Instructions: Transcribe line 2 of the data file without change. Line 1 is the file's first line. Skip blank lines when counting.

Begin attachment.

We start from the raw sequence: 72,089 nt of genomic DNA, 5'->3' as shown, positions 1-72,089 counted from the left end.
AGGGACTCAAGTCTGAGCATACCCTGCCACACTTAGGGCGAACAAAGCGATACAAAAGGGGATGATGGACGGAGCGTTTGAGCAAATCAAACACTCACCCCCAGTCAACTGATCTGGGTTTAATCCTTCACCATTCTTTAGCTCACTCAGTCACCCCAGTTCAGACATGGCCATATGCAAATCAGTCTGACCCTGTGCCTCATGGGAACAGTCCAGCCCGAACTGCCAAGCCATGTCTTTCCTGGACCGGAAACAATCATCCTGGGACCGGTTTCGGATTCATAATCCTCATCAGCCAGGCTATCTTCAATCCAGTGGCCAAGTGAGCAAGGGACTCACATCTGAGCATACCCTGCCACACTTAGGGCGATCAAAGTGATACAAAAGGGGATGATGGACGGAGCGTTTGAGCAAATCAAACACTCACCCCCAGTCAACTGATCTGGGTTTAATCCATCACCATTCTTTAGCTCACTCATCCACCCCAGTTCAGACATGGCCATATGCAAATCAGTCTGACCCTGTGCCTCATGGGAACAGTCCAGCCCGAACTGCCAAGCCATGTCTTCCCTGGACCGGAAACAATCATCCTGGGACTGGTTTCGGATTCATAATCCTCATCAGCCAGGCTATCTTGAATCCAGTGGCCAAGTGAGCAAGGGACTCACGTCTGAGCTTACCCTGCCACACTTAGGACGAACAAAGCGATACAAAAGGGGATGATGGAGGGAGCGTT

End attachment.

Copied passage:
AGGGACTCAAGTCTGAGCATACCCTGCCACACTTAGGGCGAACAAAGCGATACAAAAGGGGATGATGGACGGAGCGTTTGAGCAAATCAAACACTCACCCCCAGTCAACTGATCTGGGTTTAATCCTTCACCATTCTTTAGCTCACTCAGTCACCCCAGTTCAGACATGGCCATATGCAAATCAGTCTGACCCTGTGCCTCATGGGAACAGTCCAGCCCGAACTGCCAAGCCATGTCTTTCCTGGACCGGAAACAATCATCCTGGGACCGGTTTCGGATTCATAATCCTCATCAGCCAGGCTATCTTCAATCCAGTGGCCAAGTGAGCAAGGGACTCACATCTGAGCATACCCTGCCACACTTAGGGCGATCAAAGTGATACAAAAGGGGATGATGGACGGAGCGTTTGAGCAAATCAAACACTCACCCCCAGTCAACTGATCTGGGTTTAATCCATCACCATTCTTTAGCTCACTCATCCACCCCAGTTCAGACATGGCCATATGCAAATCAGTCTGACCCTGTGCCTCATGGGAACAGTCCAGCCCGAACTGCCAAGCCATGTCTTCCCTGGACCGGAAACAATCATCCTGGGACTGGTTTCGGATTCATAATCCTCATCAGCCAGGCTATCTTGAATCCAGTGGCCAAGTGAGCAAGGGACTCACGTCTGAGCTTACCCTGCCACACTTAGGACGAACAAAGCGATACAAAAGGGGATGATGGAGGGAGCGTT